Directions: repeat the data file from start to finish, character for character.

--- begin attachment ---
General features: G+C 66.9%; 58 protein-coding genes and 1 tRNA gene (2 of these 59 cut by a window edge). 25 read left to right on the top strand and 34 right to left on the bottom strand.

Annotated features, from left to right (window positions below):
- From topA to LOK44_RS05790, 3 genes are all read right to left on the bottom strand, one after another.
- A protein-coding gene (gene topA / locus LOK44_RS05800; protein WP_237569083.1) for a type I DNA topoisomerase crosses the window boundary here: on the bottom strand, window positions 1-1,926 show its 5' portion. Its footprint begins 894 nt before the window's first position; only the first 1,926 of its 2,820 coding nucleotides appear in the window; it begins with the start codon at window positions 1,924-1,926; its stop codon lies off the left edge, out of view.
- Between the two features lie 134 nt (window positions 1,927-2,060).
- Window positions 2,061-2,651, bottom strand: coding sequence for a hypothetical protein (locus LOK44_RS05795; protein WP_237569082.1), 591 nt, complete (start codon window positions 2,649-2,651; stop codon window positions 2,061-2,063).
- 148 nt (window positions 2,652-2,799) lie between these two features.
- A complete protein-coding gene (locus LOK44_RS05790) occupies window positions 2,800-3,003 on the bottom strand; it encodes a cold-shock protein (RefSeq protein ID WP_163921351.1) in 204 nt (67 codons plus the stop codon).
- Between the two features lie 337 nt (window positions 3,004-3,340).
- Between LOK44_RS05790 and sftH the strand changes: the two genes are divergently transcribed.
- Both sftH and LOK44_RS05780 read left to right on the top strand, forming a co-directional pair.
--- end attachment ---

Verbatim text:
General features: G+C 66.9%; 58 protein-coding genes and 1 tRNA gene (2 of these 59 cut by a window edge). 25 read left to right on the top strand and 34 right to left on the bottom strand.

Annotated features, from left to right (window positions below):
- From topA to LOK44_RS05790, 3 genes are all read right to left on the bottom strand, one after another.
- A protein-coding gene (gene topA / locus LOK44_RS05800; protein WP_237569083.1) for a type I DNA topoisomerase crosses the window boundary here: on the bottom strand, window positions 1-1,926 show its 5' portion. Its footprint begins 894 nt before the window's first position; only the first 1,926 of its 2,820 coding nucleotides appear in the window; it begins with the start codon at window positions 1,924-1,926; its stop codon lies off the left edge, out of view.
- Between the two features lie 134 nt (window positions 1,927-2,060).
- Window positions 2,061-2,651, bottom strand: coding sequence for a hypothetical protein (locus LOK44_RS05795; protein WP_237569082.1), 591 nt, complete (start codon window positions 2,649-2,651; stop codon window positions 2,061-2,063).
- 148 nt (window positions 2,652-2,799) lie between these two features.
- A complete protein-coding gene (locus LOK44_RS05790) occupies window positions 2,800-3,003 on the bottom strand; it encodes a cold-shock protein (RefSeq protein ID WP_163921351.1) in 204 nt (67 codons plus the stop codon).
- Between the two features lie 337 nt (window positions 3,004-3,340).
- Between LOK44_RS05790 and sftH the strand changes: the two genes are divergently transcribed.
- Both sftH and LOK44_RS05780 read left to right on the top strand, forming a co-directional pair.